The ability of someone to make us laugh, to make us forget the stress we have to deal with every day, is, I believe, highly enviable and enriching. Especially when the individual prompting our amusement can convey that humor in an inventive way, to make us see that so much in the world we perceive on the surface can be mined for infinite “readings.”
Among the more contemporary male practitioners of this art of improvisation are Mel Brooks, John Cleese, John Lithgow (when he’s not doing “King Lear”), Steve Martin, Ellen DeGeneres, Paula Poundstone, Ricky Gervais … and Robin Williams.
Yes, that extraordinary actor who, at the drop of a hat, it seemed, could take us on a voyage of imagination capable of propelling us through a comic wormhole forever evolving into an as yet unknown realm.
Recall his “object transformation” exercise – prompted by his lifting a shawl from an audience member on a segment of “Inside the Actors Studio” with James Lipton – where he created, on the spot, multiple, distinct characters, using the shawl as a takeoff point.
(Disclosure: As a sometimes actor-in-learning, I find it hard to accept that this son of a Detroit auto executive had laser-like to the world of imagination – or powers of human observation – that he used to enhance the craft he so preciously embraced.)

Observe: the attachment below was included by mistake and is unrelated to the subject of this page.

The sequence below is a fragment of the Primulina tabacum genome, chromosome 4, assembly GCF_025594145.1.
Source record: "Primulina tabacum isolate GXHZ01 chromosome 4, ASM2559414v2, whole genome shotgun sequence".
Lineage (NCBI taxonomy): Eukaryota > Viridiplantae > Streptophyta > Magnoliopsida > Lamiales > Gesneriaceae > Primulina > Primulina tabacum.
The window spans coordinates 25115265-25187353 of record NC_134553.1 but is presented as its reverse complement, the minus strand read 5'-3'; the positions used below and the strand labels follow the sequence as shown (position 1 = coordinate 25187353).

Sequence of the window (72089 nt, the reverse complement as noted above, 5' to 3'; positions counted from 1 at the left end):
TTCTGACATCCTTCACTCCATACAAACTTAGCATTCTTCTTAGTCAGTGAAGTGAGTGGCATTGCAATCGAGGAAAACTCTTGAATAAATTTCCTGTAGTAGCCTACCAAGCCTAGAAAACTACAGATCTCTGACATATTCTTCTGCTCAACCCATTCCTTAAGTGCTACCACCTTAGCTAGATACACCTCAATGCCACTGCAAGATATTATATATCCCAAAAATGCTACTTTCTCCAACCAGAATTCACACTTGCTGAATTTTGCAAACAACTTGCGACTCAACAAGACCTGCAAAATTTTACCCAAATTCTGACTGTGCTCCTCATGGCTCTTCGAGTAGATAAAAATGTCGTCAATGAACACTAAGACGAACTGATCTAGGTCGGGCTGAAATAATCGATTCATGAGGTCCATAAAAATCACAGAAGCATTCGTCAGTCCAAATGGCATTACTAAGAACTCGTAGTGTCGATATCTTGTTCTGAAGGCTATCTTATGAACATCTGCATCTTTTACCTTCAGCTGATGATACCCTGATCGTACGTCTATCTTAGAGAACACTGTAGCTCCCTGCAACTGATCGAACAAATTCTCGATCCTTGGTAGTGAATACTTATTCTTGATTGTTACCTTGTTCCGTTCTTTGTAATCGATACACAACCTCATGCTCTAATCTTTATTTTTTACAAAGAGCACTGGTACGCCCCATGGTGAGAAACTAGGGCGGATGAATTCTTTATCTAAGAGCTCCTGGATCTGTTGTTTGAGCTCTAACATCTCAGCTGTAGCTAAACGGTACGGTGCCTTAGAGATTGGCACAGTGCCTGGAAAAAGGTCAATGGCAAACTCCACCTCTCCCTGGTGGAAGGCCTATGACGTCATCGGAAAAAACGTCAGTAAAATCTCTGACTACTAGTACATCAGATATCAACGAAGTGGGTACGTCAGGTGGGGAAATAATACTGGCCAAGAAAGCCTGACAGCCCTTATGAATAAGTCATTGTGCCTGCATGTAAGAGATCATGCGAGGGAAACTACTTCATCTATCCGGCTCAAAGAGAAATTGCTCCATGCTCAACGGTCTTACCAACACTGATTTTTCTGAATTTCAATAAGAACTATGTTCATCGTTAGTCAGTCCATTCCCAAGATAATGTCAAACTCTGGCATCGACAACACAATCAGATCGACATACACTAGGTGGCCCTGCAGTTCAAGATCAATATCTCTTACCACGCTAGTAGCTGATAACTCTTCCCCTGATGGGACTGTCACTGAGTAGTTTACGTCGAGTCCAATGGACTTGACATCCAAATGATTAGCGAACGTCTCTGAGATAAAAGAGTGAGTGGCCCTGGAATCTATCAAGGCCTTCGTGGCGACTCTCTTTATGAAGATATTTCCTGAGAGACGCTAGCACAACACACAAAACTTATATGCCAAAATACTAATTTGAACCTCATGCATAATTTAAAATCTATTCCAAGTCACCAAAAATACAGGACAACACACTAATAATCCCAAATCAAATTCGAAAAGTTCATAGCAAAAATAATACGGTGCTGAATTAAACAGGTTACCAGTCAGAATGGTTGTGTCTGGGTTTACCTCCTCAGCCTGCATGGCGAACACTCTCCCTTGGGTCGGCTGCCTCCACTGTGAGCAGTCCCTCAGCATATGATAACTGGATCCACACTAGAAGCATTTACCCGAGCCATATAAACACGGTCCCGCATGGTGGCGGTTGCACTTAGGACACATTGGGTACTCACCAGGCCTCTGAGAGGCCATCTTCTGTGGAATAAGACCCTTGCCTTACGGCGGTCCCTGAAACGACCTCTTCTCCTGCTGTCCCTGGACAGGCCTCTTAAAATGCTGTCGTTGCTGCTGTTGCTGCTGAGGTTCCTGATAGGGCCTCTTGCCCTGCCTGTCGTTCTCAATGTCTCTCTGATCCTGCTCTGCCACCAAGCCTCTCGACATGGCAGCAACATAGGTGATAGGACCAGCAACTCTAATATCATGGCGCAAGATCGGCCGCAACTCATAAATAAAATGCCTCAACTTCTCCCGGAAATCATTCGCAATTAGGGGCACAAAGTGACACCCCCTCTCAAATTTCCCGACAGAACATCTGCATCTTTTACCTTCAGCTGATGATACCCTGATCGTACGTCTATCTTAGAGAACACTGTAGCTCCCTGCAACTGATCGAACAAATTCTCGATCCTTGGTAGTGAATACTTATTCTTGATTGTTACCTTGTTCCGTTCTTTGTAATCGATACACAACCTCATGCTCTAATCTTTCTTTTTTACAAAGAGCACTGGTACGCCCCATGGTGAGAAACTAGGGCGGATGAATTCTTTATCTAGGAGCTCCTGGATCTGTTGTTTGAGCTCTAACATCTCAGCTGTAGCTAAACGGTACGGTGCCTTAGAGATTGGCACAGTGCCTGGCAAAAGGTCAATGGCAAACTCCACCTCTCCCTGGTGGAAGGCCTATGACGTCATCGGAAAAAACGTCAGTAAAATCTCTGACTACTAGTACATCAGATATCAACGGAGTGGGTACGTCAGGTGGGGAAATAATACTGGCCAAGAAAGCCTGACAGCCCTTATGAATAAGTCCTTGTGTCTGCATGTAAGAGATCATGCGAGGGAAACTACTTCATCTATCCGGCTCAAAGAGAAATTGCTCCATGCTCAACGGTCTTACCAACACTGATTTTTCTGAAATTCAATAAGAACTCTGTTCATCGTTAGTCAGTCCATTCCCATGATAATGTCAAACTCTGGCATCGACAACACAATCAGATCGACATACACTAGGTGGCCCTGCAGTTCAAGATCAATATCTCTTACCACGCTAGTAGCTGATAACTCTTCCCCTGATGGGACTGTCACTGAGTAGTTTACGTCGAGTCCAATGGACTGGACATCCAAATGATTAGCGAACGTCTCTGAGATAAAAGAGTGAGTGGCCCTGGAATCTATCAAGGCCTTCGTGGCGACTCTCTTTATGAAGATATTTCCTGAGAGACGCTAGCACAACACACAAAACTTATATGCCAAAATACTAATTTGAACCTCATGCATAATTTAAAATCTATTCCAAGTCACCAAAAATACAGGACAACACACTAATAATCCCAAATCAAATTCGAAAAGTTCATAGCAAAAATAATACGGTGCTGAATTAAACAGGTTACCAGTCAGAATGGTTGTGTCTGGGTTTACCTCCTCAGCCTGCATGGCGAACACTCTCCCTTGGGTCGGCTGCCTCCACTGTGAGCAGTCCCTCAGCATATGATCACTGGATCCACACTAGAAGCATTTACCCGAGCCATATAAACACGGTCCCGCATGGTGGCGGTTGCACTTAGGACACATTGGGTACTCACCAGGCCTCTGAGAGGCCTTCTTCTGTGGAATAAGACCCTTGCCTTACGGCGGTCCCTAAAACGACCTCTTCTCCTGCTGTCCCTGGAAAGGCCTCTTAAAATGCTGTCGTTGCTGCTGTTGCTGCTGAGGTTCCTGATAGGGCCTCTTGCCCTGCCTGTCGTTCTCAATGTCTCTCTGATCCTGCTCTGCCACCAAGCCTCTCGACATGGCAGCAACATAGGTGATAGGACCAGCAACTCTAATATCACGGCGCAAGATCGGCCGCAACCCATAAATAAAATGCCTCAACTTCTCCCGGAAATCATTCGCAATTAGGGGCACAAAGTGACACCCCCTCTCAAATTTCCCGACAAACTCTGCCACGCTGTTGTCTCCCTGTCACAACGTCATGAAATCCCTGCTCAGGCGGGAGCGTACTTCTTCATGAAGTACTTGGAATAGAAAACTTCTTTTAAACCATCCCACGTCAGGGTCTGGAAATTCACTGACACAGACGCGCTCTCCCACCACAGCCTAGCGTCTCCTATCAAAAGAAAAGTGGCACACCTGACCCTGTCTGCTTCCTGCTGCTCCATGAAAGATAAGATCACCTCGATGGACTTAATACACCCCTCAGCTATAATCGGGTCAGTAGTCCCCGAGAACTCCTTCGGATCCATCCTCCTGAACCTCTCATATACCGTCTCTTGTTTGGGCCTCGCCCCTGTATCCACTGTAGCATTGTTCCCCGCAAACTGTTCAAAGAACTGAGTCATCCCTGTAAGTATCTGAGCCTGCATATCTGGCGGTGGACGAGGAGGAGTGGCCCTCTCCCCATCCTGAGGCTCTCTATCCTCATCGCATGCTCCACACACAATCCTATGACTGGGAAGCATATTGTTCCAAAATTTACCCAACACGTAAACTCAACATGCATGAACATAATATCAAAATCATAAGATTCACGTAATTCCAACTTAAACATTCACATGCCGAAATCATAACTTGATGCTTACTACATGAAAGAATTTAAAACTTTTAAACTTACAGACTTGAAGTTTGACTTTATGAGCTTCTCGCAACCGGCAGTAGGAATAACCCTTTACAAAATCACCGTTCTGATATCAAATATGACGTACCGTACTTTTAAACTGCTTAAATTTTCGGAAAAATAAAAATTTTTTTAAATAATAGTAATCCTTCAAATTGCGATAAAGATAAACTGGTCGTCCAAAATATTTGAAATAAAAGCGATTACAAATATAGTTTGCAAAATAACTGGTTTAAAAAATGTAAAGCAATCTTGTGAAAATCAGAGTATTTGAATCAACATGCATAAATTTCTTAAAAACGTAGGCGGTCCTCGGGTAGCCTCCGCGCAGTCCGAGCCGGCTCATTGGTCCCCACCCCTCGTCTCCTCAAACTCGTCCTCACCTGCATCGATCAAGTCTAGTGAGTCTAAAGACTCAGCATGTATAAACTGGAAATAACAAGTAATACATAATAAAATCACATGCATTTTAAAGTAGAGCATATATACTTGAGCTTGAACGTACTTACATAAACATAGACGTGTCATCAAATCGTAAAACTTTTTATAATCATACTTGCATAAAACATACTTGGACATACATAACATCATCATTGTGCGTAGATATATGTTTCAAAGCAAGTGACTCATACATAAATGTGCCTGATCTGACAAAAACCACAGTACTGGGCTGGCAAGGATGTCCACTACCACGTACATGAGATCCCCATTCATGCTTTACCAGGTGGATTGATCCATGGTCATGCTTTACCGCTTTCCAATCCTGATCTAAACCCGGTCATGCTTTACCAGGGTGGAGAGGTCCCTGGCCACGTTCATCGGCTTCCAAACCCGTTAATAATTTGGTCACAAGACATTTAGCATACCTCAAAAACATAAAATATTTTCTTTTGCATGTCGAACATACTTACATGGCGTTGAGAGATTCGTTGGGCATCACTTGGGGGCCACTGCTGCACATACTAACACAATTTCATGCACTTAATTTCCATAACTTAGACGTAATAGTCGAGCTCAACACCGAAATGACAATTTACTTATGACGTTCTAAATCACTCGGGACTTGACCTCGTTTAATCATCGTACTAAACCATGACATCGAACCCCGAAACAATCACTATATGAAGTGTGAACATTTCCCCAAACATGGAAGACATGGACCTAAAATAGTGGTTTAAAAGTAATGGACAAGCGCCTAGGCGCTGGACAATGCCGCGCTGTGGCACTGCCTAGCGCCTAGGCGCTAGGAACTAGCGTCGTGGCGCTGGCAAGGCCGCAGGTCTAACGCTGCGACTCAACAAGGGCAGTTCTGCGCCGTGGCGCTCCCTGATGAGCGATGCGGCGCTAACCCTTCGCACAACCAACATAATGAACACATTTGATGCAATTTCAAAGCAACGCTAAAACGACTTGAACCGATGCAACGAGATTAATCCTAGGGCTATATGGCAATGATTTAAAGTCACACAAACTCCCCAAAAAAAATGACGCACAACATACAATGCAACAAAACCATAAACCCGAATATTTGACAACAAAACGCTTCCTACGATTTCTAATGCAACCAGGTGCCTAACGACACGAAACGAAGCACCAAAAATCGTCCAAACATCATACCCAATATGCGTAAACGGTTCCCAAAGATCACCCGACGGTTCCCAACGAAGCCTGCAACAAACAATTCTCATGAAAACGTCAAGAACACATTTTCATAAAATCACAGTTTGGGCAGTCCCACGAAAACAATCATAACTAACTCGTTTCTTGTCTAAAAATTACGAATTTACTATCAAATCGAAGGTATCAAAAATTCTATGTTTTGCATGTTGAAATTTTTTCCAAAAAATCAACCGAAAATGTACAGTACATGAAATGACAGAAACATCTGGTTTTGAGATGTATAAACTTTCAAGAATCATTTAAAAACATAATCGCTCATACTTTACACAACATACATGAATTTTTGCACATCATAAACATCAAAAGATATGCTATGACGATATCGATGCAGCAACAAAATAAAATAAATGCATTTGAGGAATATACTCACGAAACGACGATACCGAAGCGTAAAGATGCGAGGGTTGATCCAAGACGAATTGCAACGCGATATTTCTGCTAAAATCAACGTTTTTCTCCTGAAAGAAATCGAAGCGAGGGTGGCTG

But then many question whether Shakespeare – given his apparently humble background – had the special gift to write the Elizabethan verse ascribed to him.
Let us simply appreciate Williams for what he chose to share with us – and not just his amply endowed comic persona – but also the dark shadings he dredged out of his soul: There is the mysterious crime novelist in “Insomnia” and the lonely photo technician in “One Hour Photo” to explore.
Or have a look at his quiet, serious, humanitarian side as the dedicated but fragile neurologist in “Awakenings” and the spirited, generous teacher in “Dead Poets Society.”
Williams was only 63 when, according to authorities, he decided to ring down the curtain forever by hanging himself with a belt.
None of us can know the inner pain he must have been feeling that drove him to this sad end. He had struggled with addiction issues, depression and was reportedly showing early signs of Parkinson’s disease.
As such a keen observer of the world around him and so tuned in to the nuances of the human condition which he could play back for us at any time, Williams may have felt like one of Oliver Sacks’ unfortunate patients, doomed to an irreversible mental slide.
I have striking memories of how a now-deceased favorite aunt, who was a talented pianist and singer and who loved to perform at family functions, quickly declined and I can think of nothing more heart-rending than to see someone who has spent much of their life bringing joy to others being robbed of that gift, because of some type of chemical imbalance.
Perhaps Robin Williams, anticipating such a fate, chose an early exit out of a sense of hopelessness.
This time, though, he used a belt for another type of “object transformation”.
And now there will be no encore.
– Ron Leir